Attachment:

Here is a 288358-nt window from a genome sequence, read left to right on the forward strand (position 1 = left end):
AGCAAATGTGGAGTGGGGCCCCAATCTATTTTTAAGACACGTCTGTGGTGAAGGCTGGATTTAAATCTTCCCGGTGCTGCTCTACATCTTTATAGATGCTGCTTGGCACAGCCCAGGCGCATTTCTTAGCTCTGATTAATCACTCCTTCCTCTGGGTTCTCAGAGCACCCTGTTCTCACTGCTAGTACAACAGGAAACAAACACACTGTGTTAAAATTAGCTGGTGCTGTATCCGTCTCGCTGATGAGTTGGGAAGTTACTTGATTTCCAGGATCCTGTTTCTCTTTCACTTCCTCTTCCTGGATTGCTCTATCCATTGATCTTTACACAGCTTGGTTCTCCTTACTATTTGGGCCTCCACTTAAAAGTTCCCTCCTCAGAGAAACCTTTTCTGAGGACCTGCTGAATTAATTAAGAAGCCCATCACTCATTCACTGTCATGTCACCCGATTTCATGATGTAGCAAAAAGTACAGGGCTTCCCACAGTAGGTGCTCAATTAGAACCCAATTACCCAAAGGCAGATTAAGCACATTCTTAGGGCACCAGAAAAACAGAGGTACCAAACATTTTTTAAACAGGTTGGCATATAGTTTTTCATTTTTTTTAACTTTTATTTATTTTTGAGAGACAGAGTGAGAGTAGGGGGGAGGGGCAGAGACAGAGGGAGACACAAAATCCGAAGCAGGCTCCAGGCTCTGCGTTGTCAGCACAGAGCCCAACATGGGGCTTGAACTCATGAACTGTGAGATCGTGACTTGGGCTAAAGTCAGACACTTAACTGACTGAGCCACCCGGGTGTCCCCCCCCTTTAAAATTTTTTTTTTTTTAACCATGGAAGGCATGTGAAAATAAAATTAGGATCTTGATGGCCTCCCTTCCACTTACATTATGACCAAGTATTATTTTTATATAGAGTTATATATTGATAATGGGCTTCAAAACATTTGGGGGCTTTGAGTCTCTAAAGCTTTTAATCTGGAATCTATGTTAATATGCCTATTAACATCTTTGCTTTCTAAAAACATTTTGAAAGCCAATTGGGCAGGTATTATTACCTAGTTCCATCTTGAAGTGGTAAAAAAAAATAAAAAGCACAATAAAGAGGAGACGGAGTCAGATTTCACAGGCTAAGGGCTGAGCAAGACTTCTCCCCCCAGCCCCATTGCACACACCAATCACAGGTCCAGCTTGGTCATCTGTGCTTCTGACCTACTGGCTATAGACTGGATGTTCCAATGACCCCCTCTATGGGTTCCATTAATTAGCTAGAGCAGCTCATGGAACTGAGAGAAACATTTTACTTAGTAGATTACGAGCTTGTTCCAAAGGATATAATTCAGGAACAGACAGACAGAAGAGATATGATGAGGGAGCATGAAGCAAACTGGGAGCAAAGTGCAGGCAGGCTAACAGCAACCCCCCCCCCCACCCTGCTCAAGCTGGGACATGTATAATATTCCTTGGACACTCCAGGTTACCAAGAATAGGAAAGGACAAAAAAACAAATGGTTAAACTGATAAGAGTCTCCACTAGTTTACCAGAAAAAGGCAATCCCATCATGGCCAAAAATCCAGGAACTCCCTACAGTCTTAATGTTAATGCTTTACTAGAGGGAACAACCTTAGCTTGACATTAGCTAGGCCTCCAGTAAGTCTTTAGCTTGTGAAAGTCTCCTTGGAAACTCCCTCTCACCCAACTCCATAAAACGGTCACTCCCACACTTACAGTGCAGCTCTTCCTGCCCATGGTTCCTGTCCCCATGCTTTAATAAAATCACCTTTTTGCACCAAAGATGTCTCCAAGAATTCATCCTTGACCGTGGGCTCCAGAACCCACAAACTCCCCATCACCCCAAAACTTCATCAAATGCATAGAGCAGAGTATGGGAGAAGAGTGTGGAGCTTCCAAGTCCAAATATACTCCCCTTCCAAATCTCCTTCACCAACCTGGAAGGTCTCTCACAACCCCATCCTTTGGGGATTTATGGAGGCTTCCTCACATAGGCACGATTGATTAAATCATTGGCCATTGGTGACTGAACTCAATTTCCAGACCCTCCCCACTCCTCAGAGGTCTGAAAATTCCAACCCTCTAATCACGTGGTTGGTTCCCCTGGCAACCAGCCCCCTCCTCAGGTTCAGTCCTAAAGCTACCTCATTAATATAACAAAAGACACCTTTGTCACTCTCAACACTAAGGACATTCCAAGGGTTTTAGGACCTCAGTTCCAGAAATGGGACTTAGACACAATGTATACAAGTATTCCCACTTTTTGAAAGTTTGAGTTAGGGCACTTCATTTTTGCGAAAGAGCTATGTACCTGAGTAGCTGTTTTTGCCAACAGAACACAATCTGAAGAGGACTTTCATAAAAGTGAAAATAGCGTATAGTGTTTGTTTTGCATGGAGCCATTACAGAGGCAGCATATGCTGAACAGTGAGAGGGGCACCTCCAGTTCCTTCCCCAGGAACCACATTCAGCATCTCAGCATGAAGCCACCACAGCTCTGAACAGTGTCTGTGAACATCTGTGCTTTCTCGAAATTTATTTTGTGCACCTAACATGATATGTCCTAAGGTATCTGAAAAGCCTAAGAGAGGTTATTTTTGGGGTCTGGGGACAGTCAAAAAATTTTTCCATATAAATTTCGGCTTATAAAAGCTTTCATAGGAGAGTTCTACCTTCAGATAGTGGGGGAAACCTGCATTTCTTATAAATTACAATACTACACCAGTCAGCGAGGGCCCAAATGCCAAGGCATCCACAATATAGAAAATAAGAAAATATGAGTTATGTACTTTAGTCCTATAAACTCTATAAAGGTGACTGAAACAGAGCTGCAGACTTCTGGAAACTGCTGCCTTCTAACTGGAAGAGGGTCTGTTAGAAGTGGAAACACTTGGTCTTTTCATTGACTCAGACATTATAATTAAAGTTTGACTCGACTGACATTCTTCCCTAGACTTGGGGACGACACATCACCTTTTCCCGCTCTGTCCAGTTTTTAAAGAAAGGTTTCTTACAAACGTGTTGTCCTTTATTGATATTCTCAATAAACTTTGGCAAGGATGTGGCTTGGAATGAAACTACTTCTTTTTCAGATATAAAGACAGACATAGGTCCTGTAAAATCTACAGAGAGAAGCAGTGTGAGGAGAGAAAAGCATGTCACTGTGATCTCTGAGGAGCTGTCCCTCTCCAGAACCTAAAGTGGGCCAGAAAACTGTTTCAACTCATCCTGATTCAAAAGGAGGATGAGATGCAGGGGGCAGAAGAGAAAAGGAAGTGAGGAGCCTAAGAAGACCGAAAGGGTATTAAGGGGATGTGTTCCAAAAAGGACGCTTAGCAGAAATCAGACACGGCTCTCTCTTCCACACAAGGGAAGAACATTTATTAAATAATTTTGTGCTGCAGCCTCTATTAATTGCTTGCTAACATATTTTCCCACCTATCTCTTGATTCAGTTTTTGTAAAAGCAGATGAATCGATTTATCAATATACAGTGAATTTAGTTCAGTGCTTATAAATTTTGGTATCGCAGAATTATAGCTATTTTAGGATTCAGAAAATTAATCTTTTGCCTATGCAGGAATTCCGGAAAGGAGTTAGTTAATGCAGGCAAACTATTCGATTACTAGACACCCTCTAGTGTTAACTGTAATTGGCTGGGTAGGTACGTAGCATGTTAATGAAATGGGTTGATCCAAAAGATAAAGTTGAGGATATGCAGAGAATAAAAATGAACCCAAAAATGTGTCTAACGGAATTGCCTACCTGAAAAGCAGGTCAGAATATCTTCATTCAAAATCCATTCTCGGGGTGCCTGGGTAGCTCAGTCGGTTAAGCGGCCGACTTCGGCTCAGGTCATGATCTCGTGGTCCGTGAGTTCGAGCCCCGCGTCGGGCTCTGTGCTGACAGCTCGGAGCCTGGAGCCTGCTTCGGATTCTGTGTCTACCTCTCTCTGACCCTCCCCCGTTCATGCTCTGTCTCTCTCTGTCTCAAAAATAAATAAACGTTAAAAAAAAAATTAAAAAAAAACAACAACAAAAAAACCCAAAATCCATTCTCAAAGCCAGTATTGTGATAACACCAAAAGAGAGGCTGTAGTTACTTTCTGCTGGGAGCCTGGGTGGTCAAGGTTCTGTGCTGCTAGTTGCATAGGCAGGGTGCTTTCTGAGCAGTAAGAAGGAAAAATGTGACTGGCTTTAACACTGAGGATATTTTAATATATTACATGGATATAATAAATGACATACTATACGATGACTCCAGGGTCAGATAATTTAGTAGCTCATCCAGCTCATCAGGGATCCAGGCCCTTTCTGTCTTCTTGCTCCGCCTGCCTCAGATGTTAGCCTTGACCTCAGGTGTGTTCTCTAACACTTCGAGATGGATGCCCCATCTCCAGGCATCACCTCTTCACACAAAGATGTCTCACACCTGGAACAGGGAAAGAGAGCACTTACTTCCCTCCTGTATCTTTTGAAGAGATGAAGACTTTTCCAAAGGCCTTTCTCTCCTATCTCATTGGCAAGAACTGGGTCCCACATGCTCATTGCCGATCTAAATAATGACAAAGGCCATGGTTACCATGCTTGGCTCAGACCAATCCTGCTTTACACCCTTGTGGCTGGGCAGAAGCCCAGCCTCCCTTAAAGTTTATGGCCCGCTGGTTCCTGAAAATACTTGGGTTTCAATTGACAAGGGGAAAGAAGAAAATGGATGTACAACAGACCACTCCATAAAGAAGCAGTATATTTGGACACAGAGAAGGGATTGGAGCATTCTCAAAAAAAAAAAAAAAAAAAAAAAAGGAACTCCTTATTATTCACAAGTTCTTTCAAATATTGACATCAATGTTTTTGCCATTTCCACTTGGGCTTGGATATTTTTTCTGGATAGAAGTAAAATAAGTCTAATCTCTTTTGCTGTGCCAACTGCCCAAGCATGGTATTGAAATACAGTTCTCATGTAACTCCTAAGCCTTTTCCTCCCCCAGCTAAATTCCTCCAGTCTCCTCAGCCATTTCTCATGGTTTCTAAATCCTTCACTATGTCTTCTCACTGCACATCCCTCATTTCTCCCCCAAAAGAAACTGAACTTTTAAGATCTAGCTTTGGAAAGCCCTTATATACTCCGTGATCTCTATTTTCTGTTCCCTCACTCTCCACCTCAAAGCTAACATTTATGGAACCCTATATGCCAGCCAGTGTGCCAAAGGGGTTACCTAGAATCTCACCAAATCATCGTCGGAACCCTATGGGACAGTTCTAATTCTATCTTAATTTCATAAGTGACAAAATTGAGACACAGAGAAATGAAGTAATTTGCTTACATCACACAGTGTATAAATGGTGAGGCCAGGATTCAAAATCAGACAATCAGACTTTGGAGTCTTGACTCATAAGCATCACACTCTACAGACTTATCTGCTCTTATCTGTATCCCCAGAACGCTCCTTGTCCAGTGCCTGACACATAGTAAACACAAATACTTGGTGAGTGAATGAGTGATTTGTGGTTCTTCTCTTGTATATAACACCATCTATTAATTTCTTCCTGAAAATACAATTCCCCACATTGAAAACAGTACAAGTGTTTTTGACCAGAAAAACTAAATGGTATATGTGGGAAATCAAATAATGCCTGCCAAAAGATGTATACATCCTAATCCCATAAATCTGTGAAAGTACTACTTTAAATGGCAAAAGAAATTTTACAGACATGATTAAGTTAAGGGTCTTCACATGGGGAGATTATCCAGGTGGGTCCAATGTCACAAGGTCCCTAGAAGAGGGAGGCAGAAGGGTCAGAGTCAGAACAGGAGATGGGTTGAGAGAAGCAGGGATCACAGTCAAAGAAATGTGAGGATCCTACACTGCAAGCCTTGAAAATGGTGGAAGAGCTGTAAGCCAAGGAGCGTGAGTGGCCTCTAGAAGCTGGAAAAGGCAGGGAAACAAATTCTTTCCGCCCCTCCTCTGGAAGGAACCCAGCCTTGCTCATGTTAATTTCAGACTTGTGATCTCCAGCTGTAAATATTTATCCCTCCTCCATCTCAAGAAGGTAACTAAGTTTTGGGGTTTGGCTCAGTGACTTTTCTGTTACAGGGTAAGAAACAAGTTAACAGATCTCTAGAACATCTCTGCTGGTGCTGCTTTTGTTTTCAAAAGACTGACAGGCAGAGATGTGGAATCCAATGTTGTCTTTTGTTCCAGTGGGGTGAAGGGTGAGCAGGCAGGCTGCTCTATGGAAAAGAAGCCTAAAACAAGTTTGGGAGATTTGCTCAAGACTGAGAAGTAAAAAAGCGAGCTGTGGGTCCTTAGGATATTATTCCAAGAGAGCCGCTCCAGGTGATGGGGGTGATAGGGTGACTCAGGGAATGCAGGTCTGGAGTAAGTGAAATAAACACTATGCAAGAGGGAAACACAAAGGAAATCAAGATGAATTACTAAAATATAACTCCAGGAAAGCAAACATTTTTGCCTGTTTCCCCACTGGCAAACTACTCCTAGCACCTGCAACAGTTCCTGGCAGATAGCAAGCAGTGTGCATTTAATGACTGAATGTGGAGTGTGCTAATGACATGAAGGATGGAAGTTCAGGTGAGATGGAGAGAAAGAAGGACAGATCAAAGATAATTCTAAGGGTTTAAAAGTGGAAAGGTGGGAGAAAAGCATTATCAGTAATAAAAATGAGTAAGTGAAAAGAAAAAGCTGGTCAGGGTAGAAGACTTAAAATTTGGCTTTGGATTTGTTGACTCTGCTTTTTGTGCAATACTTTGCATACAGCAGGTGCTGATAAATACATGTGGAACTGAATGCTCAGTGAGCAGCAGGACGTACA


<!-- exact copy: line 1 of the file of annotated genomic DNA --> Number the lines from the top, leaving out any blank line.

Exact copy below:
Here is a 288358-nt window from a genome sequence, read left to right on the forward strand (position 1 = left end):